Combine that fact with this:  I have a tendency to write too "quiet," to like character-driven work, which editors point out makes it hard for a title to stand out on their list. Knowing this about my writing self, I thought using an unusual setting might be enough to allow for a less-than-shocking-at-every-turn kind of plot. I don't enjoy reading plot-driven fiction, and I don't think I could even write it if I wanted to. Writing a book that takes place in an umpire school felt like it would give me a chance to write the kind of book I enjoy writing that might be publishable.


2) Well, you certainly hit it out of the ballpark with this one, Audrey. Could you tell us a little about your journey to becoming a published author? Did you start out writing picture books? If so, how difficult was the transition to middle grade novels?

Before I wrote for kids, I wrote literary short fiction. I published about a dozen stories in literary journals and magazines. I lived through the skin-hardening years of rejection then, for the most part. I switched to writing for children over a decade ago and the first book I wrote, Bark and Tim: A True Story of Friendship, was co-written with my sister Ellen Gidaro. It was an odd book, in that the illustrations kind of had to be the paintings of the artist Tim Brown, whom the book was about, so there we were--submitting a book complete with illustrations, the exact-wrong way to begin. It took a very long time to find a publisher--a small regional press in Tennessee. That book was published in 2003. My next book for children came out in 2010. I point to those seven years as my real learning curve.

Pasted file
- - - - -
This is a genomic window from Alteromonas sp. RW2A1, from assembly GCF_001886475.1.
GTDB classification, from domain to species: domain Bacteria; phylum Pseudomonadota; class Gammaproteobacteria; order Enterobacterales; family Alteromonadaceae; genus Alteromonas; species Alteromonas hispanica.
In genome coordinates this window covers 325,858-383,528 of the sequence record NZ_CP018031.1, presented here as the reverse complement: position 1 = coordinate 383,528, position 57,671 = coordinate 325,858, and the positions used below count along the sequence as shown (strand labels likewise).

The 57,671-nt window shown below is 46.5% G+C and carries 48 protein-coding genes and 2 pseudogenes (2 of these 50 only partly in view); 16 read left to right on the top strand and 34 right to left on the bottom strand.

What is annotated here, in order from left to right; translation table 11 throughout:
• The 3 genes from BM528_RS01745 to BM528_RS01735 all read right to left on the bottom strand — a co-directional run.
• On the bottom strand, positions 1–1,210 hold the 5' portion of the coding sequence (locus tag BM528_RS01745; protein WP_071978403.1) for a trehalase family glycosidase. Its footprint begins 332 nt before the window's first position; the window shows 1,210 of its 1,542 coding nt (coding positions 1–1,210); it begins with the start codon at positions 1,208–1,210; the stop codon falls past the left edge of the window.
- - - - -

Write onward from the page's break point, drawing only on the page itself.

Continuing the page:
There came a point where I wanted an agent to handle the submission side of things. There were so many fewer agents then than there are now, and the common thinking was that one needed to catch an agent's attention with a novel. Also, as the graduate of an mfa writing program, I always knew I'd have to write a novel SOME day. So I wrote my first one, Water Balloon. It was called Dandelion Summer then. It was hard. And I think writing novels is so hard. I remember the very tentative steps I took in the beginning, writing a chapter or two and needing to send it to a reader-friend right away, asking, "Is this how you do it?" The hard part, of course, is to keep doing it. When I had a finished, revised draft I found an agent and she submitted it widely and failed to sell it. It wasn't until many years later, working with my current (second) agent, that I decided to pull it out of the drawer and give it another try. I revised with an eye toward making it less quiet--not a lot less quiet, but enough. And I was lucky that the book found its meant-to-be editor, Jennifer Greene, at Clarion.